#189 | Jay Kiskel | Revise Purposes

Submission 189
Jay Kiskel
The Unitarian Universalist Congregation of Atlanta, Inc. (Atlanta, GA) 3032

What is your suggestion or idea?

Section C-2.1. Purposes.The Unitarian Universalist Association will devote its resources to and use its organizational powers for religious, educational, and humanitarian purposes. Its primary purposes are to assist congregations in their vital ministries, support and train leaders both lay and professional, to foster lifelong faith formation, to heal historic injustices, and to advance our Unitarian Universalist values in the world.

Section C-2.1. Purposes.The primary purpose of the Association is to serve the needs of its member congregations, organize new congregations, extend, and strengthen Unitarian Universalist institutions and implement its principles.

What is the reason for your amendment idea?

Every Unitarian Universalist should be alarmed by the proposal to eliminate the clear articulation that the primary purpose of the Association is to ““serve the needs of its member congregations.”” This language is an unambiguous affirmation of the Association’s servant leadership to its members. To be clear, the legal structure of the Association (see Article III) is as follows: ““The Unitarian Universalist Association is a voluntary association of autonomous, self-governing member congregations, which have freely chosen to pursue common goals together.”” Why the change? Most UUs will not understand the simple answer since it is mired in arcane UUA ““inside baseball.”” Shedding the Association’s servant leadership role is not idle speculation. The 2020 Widening of the Circle of Concern report included the following observation, ““this idea that the UUA can’t tell us (i.e., UUs and/or member congregations) what to do is bologna.”” Our UU leadership has adopted this report as their roadmap. The proposed Article II language shifts the decision-making prerogative of the Association’s direction from its member congregations to the national leadership. Congregational polity, the right of congregations to self-govern, has deep roots in our Unitarian, Universalist, and UU heritages. If UUs wish to release the Association from its servant leadership role and embark on a new model of organization, that decision merits an active debate.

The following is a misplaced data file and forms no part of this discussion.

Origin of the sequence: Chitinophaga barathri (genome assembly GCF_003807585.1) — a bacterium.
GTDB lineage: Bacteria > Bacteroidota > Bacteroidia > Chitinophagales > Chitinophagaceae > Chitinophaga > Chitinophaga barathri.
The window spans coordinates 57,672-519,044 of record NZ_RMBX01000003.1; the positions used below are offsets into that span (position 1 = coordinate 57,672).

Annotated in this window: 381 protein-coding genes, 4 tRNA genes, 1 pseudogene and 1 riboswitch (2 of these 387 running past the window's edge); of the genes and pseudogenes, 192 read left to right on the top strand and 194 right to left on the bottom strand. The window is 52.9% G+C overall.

Have you discussed this idea with your congregation or other UUs?

I have had many, many discussions with fellow UUs. I follow a very active discussion group on the website Save the Seven Principles (https://savethe7principles.wordpress.com). My congregation’s Men’s Group discussed Article II at our weekend Retreat. My congregation will be holding a congregation-wide discussion on June 3.

BTW: Much of the discussion on Article II has not been supportive of changes. There is generally a lack of awareness of this rewrite. Those who are aware do not understand the rationale for making such substantial changes to the Seven Principles.


The change in wording from serve to equip reverses the role of the UUA. this is very troubling


Why do folks that claim to value science, reason, and democracy fail to cite full quotations and take things out of context to try to support their points? The rest of the “bologna” quote is, “We are in a voluntary relationship with each other and [the UUA] doesn’t have to tell us what to do, but then maybe we shouldn’t be a UU church anymore if we aren’t willing to commit to things and work together.”
I guess that part of the statement didnt serve your purpose, so it was conveniently excluded.

It is pretty clear that the UUA is becoming more centralized and trying to exert more too-down control. Quibbling over one quote doesn’t change that fact.